23 Feb The Biotech Concert Halls of the Decade of 2000
While the great rock concert halls and rock festivals of the 1960s have largely disappeared, the music culture generated by these musical Meccas continues (mostly in the form of “Farewell Tours” in basketball stadiums).
The biotech culture of the wild 1980s and 1990s is celebrated every year in a series of “concert hall” venues by the investment banks that lead the charge in promoting the hot biotech companies of our day. The Woodstock of these meetings is the annual H&Q meeting (now known formally as the J.P. Morgan Chase H&Q Annual Healthcare Conference), which is held every January in San Francisco.
The real action, though, takes place in New York City where 19 of the more than 23 annual health-care investment conferences are held.
H&Q is the granddaddy of them all and usually features on average 260 or more companies to an audience of more than 5,000 public and private equity investors and venture capitalists. If you had to pick one conference to go to, it would be the H&Q conference, which is considered to be the most important investor conference for life science companies to attend.
It is also the litmus test for testing the financial waters of biotech at the beginning of the tear. Other major conferences include:
1. The Piper Jaffrey Healthcare conference, which is held in New York and features some 120 public companies and 50 late-stage private companies. Institutional clients comprised 57 percent of the attendees in 2003.
2. The Deutsche Bank Healthcare Conference, which is held in the spring in Baltimore (one of the few non-New York venues). In 2003, 138 companies were featured to 900 investors.
3. The UBS Warburg Global Life Sciences Conference, which is held in the early fall in New York City and featured 420 companies in 2002 with some 3,000 attendees.
4. The CIBC World Markets Healthcare Conference, which takes place in the late fall also in New York City and usually has between 1,800 and 2,000 attendees and features some 230 companies.
For a more complete list of the major conferences, see below.
In terms of gaining investor exposure, these events are musts not only for publicly traded biotech and medical device companies but also for privately held companies that are looking to tee up an IPO in the near future.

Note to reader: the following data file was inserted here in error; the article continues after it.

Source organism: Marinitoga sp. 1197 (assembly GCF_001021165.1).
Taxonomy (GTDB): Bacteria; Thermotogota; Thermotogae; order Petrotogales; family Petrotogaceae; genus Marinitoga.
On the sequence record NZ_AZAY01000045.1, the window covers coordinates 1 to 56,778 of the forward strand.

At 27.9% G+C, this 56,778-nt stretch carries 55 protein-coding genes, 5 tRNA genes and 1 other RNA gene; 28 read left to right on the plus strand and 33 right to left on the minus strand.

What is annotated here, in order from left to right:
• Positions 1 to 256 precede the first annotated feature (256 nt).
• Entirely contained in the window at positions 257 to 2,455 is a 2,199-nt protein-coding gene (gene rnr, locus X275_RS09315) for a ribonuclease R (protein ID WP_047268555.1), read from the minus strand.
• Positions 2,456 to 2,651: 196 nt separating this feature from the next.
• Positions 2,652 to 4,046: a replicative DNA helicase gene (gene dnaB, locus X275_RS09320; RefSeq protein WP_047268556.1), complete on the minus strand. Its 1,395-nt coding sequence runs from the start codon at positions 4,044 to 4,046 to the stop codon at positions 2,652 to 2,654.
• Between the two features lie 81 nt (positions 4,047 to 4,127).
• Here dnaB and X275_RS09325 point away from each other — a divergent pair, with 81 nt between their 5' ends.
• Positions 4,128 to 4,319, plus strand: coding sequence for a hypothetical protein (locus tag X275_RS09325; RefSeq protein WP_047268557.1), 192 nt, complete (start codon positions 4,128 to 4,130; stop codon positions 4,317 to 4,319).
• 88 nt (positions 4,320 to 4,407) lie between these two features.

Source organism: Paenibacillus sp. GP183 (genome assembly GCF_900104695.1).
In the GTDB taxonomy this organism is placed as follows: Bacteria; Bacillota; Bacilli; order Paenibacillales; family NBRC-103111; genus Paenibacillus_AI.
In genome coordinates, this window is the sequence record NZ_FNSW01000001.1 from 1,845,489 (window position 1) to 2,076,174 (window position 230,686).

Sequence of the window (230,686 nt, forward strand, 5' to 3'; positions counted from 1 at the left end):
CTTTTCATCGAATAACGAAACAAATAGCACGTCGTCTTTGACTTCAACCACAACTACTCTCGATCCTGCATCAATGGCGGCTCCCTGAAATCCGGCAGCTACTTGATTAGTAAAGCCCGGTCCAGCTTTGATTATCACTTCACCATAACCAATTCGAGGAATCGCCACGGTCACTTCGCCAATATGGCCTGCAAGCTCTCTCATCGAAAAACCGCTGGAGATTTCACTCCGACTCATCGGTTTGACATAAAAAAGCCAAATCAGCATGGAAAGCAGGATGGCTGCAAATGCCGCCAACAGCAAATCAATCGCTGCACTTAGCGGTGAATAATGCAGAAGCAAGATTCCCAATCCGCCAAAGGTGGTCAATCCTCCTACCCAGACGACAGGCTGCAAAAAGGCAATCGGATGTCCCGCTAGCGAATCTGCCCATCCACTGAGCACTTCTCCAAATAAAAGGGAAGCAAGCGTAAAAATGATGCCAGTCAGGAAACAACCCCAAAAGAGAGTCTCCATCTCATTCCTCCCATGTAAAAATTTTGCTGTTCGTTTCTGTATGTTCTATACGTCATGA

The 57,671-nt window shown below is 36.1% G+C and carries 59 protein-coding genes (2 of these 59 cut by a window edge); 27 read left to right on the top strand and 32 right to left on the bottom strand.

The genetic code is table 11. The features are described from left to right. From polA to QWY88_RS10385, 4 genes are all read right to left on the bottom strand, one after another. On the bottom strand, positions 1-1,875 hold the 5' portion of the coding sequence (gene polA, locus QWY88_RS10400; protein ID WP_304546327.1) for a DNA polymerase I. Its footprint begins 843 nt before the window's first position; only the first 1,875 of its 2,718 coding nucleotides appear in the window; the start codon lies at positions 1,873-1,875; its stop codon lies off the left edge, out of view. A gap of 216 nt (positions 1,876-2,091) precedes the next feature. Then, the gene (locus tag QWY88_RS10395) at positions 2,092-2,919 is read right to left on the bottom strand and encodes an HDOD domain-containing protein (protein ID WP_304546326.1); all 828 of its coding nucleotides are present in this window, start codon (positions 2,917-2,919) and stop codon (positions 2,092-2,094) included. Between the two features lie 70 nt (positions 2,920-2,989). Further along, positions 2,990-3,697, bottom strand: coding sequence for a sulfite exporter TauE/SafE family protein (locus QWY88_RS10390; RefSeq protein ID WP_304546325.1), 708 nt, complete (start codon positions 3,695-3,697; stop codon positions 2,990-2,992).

As such, it is important for us in the Midwest to see which of our Midwest companies are speaking at these events as this is an indicator of successful companies. Just to get invited to present at these conferences, by the way, is recognition that the company is exciting and has a good management team.
These investment banking health-care conferences are as important to biotech culture as the old rock concert halls were to emerging rock groups and new sounds and music fusions.
I remember that in going to places like the Fillmore East and other music clubs in New York City, one could discern new music trends as rock groups broke up and reformed with musicians from other well-known bands to have a new sound. So it is with biotech as management teams of successful companies leave and start up new companies and new directions.
Just think of all the biotech companies that Amgen, Genentech, Chiron, Genzyme, Alza, Biogen and other “grandfathers of biotech” have spawned off today. See you next week!
Michael S. Rosen is president and CEO of Barbeau Pharma and a founder and board member of the Illinois Biotechnology Industry Organization (IBIO). He can be reached at email@example.com. This article has been syndicated on the Wisconsin Technology Network courtesy of ePrairie, a user-driven business and technology news community distributed via the Web, the wireless Web and free daily e-mail newsletters. They can be found at www.eprairie.com.
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